Arlington council pushes for maximum distance on liquor stores

12/03/2013 6:41 PM

12/04/2013 9:39 AM

The Arlington City Council took the first step toward tripling the distance separating schools, churches and hospitals from any future package liquor stores.

Mayor Robert Cluck and the entire council directed city officials to develop ordinances that would prevent liquor from being sold within 300 feet of public and private schools and day-care centers. State law requires only a 100-foot setback.

The council also wants to extend the maximum distance allowed for open containers to 1,000 feet from homeless shelters and substance abuse treatment centers. On Nov. 5, voters overwhelmingly approved a measure allowing package stores.

“It just doesn’t feel right to have liquor next to a hospital, school or church,” Cluck said. “If we could push it back 500 feet, we probably would.”

The city will conduct a public hearing before the council takes its final vote.

Currently, package stores can be in areas zoned for business, light industrial and industrial manufacturing, such as along Division Street and near main highways, including east of Texas 360 and along parts of Interstate 20.

Arlington school district officials sent a letter asking the council to consider using the maximum distance allowed by the state. The state mandates that package liquor sales be at least 100 feet from schools, day-care centers, churches and hospitals.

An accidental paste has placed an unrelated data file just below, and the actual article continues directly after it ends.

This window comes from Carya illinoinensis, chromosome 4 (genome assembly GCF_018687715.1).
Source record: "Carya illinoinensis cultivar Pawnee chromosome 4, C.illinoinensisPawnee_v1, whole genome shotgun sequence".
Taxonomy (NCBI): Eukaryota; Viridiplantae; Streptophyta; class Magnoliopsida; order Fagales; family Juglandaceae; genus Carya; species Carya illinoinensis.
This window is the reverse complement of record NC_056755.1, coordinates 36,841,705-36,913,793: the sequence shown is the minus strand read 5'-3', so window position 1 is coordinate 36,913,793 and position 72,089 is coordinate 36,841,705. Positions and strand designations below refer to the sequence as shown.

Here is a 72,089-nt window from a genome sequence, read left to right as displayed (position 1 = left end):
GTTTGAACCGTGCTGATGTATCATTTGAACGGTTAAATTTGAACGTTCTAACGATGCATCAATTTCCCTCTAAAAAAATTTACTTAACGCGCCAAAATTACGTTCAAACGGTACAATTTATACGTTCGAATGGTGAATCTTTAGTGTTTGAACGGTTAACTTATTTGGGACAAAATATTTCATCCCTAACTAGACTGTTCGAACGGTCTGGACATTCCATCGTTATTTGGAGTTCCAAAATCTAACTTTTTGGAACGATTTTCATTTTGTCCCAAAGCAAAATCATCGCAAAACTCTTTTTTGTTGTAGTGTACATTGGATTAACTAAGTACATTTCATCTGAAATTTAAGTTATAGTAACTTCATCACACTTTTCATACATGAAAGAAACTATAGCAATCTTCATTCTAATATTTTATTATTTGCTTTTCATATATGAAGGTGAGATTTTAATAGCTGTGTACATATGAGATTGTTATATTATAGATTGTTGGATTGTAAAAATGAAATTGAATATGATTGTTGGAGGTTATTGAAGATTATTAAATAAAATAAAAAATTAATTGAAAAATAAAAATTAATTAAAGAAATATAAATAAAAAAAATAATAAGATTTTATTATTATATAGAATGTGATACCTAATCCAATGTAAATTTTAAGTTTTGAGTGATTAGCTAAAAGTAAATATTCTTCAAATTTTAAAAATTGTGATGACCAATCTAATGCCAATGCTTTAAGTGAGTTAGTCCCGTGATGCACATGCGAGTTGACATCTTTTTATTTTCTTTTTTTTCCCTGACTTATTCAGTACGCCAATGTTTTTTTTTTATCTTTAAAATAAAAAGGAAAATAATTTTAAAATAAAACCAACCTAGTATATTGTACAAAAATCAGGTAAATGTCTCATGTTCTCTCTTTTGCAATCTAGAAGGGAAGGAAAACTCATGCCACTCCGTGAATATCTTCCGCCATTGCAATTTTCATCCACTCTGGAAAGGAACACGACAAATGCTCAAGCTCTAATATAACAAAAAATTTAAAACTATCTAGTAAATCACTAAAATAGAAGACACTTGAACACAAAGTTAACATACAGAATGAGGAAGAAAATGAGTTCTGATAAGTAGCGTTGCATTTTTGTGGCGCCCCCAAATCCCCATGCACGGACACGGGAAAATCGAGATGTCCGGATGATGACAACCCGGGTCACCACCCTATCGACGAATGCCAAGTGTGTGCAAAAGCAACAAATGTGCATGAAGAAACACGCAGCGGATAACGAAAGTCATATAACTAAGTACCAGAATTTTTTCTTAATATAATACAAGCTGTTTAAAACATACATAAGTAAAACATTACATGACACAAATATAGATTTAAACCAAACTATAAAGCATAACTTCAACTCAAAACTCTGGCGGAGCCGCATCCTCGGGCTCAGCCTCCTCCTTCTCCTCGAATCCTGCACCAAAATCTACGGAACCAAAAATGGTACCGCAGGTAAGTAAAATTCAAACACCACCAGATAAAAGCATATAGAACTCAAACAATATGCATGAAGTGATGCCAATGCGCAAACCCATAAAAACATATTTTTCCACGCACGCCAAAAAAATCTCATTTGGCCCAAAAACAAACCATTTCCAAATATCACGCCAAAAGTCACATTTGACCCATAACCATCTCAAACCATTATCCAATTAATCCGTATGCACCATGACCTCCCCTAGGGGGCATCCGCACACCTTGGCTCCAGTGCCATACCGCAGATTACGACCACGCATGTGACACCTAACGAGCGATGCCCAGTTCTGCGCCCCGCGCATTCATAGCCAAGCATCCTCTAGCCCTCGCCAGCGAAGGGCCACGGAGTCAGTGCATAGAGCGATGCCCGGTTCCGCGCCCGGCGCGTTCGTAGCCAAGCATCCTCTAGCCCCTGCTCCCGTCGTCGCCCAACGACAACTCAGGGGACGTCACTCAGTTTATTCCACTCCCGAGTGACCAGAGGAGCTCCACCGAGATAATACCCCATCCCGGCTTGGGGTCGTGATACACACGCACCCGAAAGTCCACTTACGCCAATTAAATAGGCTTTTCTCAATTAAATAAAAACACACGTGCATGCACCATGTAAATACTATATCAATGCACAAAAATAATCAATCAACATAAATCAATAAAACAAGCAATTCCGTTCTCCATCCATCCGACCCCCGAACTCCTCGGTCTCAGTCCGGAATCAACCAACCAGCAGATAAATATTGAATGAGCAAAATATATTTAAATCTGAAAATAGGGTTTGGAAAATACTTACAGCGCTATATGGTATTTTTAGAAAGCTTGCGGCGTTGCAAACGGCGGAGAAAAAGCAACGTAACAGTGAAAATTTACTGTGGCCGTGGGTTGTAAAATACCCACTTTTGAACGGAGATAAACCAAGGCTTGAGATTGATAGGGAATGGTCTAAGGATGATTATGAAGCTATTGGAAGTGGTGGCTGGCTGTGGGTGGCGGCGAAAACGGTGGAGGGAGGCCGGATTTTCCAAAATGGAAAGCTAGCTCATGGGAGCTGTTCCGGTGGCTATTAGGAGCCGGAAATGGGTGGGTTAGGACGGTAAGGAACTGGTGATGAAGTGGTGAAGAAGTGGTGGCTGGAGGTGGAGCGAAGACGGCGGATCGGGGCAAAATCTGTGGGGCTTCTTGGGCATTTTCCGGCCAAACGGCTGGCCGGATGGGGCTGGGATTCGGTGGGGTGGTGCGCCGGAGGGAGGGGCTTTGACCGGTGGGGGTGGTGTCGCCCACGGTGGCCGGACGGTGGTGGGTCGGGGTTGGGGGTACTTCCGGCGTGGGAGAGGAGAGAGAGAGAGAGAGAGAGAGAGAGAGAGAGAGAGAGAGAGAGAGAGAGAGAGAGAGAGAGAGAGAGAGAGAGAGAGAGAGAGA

Jim Parajon, director of community development and planning, explained to council members what the law allows and what exceptions they can make.

Owners of establishments that want to sell liquor outside the allowable areas could ask the Planning and Zoning Commission and the council for an amendment to the zoning ordinance.

Parajon said an example would be the Arlington Highlands, which includes restaurants that already sell liquor by the drink.

“The council could certainly entertain approval on a case-by-case basis,” Parajon said.

Restaurants within 1,000 feet of homeless shelters and substance abuse treatment centers can sell liquor on their property, and the open-container rule doesn’t apply to downtown Arlington.

Councilman Michael Glaspie was less than thrilled about the latter.

“So someone inside the Central District could walk down the street drinking?” he asked.

His question was answered with a simple “yes.”

Parajon couldn’t give a date on when that will be ready for a council vote.

This report includes material from the Star-Telegram archives.

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